Here is good old Marcantonio, looking rather dapper

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The galleria is home to a great many incredible works of art, including a Caravaggio collection. Though we learn from The History Blog that  3 of those works are now to go on loan to The Getty Museum .

And we see this

The project is sponsored by FENDI which somehow links it to the value of the Made in Italy brand. It’s a laudable goal that I hope to see succeed and become a standard for all researchers no matter what the subject, but how about they fork over some of the billions they make flogging logoware to fashion victims to FIX THE A/C IN THE GALLERIA BORGHESE?! Seriously it’s insane that the director of the gallery has a deep-pocketed sponsor for the research institute which is under no particular time pressure while the paint is literally peeling off the canvases in the museum itself.

How could it be?

The Case of the Farting Statue(s)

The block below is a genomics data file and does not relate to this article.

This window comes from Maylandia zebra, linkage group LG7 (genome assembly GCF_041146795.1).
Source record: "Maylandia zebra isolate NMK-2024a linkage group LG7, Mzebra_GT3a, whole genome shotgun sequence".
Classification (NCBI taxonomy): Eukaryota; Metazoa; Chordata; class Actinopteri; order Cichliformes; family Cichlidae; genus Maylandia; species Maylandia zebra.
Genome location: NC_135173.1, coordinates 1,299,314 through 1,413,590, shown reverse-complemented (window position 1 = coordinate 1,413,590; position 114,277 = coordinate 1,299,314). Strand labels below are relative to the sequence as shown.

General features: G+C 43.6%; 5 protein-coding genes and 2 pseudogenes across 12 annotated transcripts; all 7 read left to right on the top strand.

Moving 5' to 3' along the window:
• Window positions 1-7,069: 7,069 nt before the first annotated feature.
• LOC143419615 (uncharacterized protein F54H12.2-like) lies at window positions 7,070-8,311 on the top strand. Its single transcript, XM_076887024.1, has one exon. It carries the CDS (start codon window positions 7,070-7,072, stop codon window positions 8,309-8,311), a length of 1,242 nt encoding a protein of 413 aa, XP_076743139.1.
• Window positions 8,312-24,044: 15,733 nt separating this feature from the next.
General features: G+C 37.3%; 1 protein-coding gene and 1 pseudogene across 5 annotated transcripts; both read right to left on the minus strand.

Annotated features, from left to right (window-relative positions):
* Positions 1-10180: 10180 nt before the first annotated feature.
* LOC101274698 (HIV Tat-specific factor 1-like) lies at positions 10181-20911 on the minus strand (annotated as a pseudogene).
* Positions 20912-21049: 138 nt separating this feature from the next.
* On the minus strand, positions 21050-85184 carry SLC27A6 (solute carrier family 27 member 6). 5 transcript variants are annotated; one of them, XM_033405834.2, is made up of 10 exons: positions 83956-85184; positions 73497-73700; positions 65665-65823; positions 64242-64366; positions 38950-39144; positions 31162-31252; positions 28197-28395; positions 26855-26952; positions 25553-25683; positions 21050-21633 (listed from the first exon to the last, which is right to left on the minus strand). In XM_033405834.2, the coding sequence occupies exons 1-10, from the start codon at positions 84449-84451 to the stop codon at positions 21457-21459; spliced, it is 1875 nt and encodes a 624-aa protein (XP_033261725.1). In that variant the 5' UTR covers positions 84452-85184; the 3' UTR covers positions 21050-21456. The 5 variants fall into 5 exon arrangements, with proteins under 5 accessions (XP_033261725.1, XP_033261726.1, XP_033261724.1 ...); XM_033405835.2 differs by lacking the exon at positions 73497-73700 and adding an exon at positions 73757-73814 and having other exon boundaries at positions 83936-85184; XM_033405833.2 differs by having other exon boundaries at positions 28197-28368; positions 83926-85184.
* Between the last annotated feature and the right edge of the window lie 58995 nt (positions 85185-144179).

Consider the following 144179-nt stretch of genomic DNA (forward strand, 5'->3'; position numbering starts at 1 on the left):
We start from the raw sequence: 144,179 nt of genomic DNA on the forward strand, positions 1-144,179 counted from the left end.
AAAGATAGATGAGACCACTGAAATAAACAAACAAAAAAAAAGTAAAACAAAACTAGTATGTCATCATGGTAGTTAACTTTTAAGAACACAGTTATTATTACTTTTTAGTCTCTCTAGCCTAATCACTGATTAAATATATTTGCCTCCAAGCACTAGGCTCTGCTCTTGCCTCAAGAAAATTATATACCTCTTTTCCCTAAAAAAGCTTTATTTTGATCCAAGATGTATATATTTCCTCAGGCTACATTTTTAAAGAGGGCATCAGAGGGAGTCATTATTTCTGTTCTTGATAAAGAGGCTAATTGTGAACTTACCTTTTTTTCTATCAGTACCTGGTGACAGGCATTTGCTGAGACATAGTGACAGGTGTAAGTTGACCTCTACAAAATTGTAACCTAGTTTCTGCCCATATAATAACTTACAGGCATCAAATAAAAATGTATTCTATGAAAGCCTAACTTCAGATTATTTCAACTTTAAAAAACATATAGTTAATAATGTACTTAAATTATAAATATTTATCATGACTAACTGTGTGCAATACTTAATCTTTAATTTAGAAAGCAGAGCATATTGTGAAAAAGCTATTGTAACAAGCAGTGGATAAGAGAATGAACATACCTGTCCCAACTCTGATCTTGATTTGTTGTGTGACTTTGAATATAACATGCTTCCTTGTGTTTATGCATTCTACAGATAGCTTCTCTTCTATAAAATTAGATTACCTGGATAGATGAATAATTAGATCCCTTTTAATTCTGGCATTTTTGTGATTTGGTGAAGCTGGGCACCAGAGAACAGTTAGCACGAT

A rather alarming tongue in cheek post by David Mitchell of the Guardian

It focuses on this idea

… the Victoria and Albert Museum is considering adapting its copy of Michelangelo’s David so that it makes a farting noise whenever anyone walks past. This would be part of a “takeover” of the museum by the Beano as a celebration of the comic’s 80th anniversary. The information comes from a leaked memo on the subject written by the museum’s festival manager, Sophie Reynolds.

And why end there?  Could it be the solution to the Brexit issue?

Stories about Women?

I have read the complaint many times that there are too few major roles in film for women. Men dominate.

And we might go further. Hollywood has been for many years now awash in films from the action story genre. We see the same storyline over and over again — evil villain seeking to destroy the world or take it over clashes with handsome young hero or heroes. Even the male characters are cliche.

Whatever happened to stories about the real world?

One solution is for people to start writing these stories. And while they are at it, writing stories where women are major characters. That is what Elinor Cook is doing-

Very cool!

check out her story!